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 Jackson B. “Jack” Germain

Jackson B. “Jack” Germain

Richmond, Richmond City, Virginia, USA
Death 23 May 2013 (aged 81)
New Bern, Craven County, North Carolina, USA
Burial Cremated, Ashes given to family or friend
Memorial ID 111819617 · View Source
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Mountain Democrat (Placerville CA)
Wednesday, June 5, 2013

Jackson B. Germain
Sep. 26, 1931 - May 23, 2013

Jack Germain, a 25-year resident of Shingle Springs, died on May 23, 2013, in the New Bern, N.C., home of his daughter, Suzanne Selzer. In his final years he battled Lewy Body disease, a combined form of dementia and Parkinsons. He was 81 years of age. El Dorado County friends remember him for his interest in local amateur theater, support of high school athletics and involvement in a wide range of community service activities.

Jack was a founding director of the Coloma Crescent Players and was active for many years in the Old Coloma Theater, an amateur theatrical group dedicated to old west melodrama. He also served as president of Theater El Dorado, a community group which took its production of Spoon River Anthology to the Fringe Festival in Edinburgh, Scotland. Among his notable roles was Big Daddy in Theater El Dorado's production of Cat on a Hot Tin Roof. He gained notoriety as an accomplished actor, writer, director and coordinator for all things related to the performing arts in El Dorado County.

In the 1970s Jack served for two terms as president of the Ponderosa High School Boosters Club. During his tenure, stadium lights and equipment storage facilities were added to the Ponderosa athletic fields. He was the founding director of the Environmental Planning and Information Council, served as vice-president of the Sierra Cultural Arts Center Association and was a senior warden at the Episcopal Church of Our Savior in Placerville.

Jack Germain was born in Richmond, Vir., in 1931. Losing both of his parents before the age of 13, he left high school early to join the U.S. Navy. He served from 1950 to 1954, with assignments in Guam and aboard ship during the Korean War, earning the bronze star. Honorably discharged in San Diego, he remained in Southern California and married Jule Moffatt, the sister of a shipmate, on June 6, 1953.

Jack returned to school and trained as a journalist. He soon landed opportunities to be a beat writer, feature writer and sports editor for several local newspapers. He was an award-winning writer for the Alhambra Free Press, recognized by the Associated Press as an excellent investigative journalist.

As a member of the Monterey Park Junior Chamber of Commerce, Jack had a vision of a track and field event that would bring senior high school athletes from across the country together in a national competition. The Jaycees, following his vision, organized the first annual Golden West Invitational in 1960. That vision is still going strong 54 years later, with Golden West alumni having been part of every U.S. Olympic track team since 1984.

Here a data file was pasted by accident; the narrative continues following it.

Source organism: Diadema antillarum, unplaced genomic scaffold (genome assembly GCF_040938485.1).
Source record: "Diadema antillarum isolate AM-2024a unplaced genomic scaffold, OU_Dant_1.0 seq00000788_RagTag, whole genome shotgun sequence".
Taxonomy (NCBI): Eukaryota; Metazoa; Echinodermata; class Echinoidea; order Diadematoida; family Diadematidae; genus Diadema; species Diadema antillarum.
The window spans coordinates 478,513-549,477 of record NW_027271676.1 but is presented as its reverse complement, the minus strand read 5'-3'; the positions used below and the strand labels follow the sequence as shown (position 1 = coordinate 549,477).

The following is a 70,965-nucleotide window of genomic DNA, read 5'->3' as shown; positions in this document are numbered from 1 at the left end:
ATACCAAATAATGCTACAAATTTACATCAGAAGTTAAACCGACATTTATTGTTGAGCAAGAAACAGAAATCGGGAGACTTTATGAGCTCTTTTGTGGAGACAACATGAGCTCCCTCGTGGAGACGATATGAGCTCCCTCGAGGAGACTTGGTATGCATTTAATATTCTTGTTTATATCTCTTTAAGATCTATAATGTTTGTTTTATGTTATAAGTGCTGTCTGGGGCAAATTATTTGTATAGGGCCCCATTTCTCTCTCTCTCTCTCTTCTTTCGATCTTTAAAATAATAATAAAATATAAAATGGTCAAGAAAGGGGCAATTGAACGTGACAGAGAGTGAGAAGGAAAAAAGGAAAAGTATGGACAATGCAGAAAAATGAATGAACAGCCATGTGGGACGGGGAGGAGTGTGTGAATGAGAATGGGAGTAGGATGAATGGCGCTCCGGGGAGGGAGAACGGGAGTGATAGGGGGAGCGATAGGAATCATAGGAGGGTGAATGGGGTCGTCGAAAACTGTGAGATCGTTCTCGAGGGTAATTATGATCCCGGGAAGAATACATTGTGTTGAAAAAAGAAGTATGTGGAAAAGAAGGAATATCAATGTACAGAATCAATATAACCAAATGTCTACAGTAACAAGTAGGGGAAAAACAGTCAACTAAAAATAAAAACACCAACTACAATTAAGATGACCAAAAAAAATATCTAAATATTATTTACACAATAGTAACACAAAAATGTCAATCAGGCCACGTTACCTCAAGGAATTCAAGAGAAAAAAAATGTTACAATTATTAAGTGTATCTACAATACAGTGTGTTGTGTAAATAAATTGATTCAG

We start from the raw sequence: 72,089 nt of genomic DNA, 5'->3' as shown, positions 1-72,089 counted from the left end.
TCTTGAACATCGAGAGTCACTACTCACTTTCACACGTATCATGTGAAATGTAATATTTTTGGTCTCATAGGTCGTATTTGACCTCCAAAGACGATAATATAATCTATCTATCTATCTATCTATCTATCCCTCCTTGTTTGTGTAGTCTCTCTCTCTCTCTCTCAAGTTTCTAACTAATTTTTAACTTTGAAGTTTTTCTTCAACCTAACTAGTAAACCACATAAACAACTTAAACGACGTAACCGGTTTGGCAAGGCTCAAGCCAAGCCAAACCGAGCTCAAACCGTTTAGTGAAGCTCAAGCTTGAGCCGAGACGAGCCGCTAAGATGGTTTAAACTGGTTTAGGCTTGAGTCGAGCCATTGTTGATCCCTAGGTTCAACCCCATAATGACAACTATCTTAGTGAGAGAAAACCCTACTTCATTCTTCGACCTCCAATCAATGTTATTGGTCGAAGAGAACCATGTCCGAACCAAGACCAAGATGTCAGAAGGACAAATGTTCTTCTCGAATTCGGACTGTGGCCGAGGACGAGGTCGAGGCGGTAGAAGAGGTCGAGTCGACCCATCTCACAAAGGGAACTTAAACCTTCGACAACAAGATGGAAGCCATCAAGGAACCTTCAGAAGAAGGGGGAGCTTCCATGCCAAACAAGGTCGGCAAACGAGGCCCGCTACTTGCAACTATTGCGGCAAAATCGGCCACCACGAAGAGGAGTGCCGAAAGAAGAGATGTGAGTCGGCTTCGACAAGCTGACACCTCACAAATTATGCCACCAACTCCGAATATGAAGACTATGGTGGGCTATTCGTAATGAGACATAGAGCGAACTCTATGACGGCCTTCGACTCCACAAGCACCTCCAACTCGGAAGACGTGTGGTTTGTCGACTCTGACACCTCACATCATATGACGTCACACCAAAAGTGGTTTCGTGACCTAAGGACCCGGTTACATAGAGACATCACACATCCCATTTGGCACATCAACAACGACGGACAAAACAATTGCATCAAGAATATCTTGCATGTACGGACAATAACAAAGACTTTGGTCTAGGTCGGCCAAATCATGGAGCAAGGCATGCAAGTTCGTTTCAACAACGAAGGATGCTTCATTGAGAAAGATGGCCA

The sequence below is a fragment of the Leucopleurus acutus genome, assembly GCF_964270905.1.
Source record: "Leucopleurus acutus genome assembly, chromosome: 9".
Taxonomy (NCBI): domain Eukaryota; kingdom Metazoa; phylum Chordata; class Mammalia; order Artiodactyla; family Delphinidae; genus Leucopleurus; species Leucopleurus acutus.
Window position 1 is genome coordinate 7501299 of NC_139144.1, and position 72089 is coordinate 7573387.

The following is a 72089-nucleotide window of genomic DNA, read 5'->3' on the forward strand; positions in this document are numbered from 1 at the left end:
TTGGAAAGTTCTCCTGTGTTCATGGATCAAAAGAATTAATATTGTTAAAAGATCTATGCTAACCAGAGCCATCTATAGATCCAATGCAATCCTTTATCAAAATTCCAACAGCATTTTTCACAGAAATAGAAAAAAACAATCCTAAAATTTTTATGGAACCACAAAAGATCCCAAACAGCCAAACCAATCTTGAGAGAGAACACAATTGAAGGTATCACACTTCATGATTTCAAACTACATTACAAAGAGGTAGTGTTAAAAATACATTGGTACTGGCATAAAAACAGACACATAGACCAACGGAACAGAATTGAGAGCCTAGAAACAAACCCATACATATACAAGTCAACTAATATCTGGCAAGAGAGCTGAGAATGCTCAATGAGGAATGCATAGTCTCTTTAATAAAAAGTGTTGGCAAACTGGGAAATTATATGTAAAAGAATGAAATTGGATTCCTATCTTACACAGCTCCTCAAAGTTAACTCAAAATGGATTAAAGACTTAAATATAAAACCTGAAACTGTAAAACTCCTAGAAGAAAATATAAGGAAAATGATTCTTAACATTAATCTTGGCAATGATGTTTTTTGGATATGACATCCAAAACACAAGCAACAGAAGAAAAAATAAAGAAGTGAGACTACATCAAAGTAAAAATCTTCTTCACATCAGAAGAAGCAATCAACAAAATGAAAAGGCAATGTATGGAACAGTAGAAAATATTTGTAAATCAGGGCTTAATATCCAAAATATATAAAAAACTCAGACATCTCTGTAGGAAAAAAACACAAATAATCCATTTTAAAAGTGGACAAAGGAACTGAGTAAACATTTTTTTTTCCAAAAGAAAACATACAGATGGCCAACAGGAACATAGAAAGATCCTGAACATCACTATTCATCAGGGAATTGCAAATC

Jack moved his family to Sacramento in 1964, started the Pacific Coast News Service and became part of Capitol press corps. In 1968, he migrated from the news room to the legislative arena and was proud to serve over a 20-year period in numerous capacities under Governors Pat Brown and Ronald Reagan, Senators Craig Biddle, George Deukmejian, Jim Nielsen and Ollie Speraw and Assemblymen Jesse Unruh and Bob Monagan.

After leaving government service, Jack acted as consultant and advocate for many groups needing advice on how to navigate the obstacles of California politics. One of these groups was VisionQuest (VQ), an organization dedicated to providing an alternative to juvenile incarceration. As a consequence this role, Jack and Jule made several visits to the VQ facility near Elfrida, Ariz. During these visits they came to appreciate the scenery, weather and overall attitude of southern Arizona.

With a son being transferred to Ft. Huachuca in 1993, Jack and Jule decided it was time to leave California and enjoy a slower pace in Cochise County. Jack found himself again involved in the community, playing roles with Center Stage Theater, being a member of the Huachuca Area Grandma and Grandpa Corps and volunteering time to work with the special education students at Buena High School.

Unfortunately, Jack lost his Jule to melanoma in 1996 and would soon move on. Over the next several years he spent time in Ohio, touring Canada with a Christian Theater group, getting remarried and settling just outside of Tampa, Fla. When his health deteriorated, he made his last move to North Carolina just a short time before he would take his final bow.

Jack was preceded in death by his father, Raymond Sr.; his mother, Dorothy (Higgason); his brother, Raymond Jr.; and his wife and companion of 43 years, Jule (Moffatt). He is survived by his second wife, Marilyn (Simmons) of Brandon, Fla.; son, Daniel of Elk Grove, Calif.; daughter, Suzanne Selzer of New Bern, N.C.; son, David of Sierra Vista, Ariz.; 12 grandchildren; and two great-grandchildren. He is also mourned by his shipmate, matchmaker and brother-in-law, Wes Moffatt and his wifel Sandra of Garden Grove, Calif.

No services are planned locally. Those who wish to honor the memory of Jack Germain are encouraged to contribute to or participate in any local performing arts or youth athletic organization, or the Kiwanis Family House in Sacramento.


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  • Created by: Jo C
  • Added: 5 Jun 2013
  • Find A Grave Memorial 111819617
  • Find A Grave, database and images ( : accessed ), memorial page for Jackson B. “Jack” Germain (26 Sep 1931–23 May 2013), Find A Grave Memorial no. 111819617, ; Maintained by Jo C (contributor 47290085) Cremated, Ashes given to family or friend.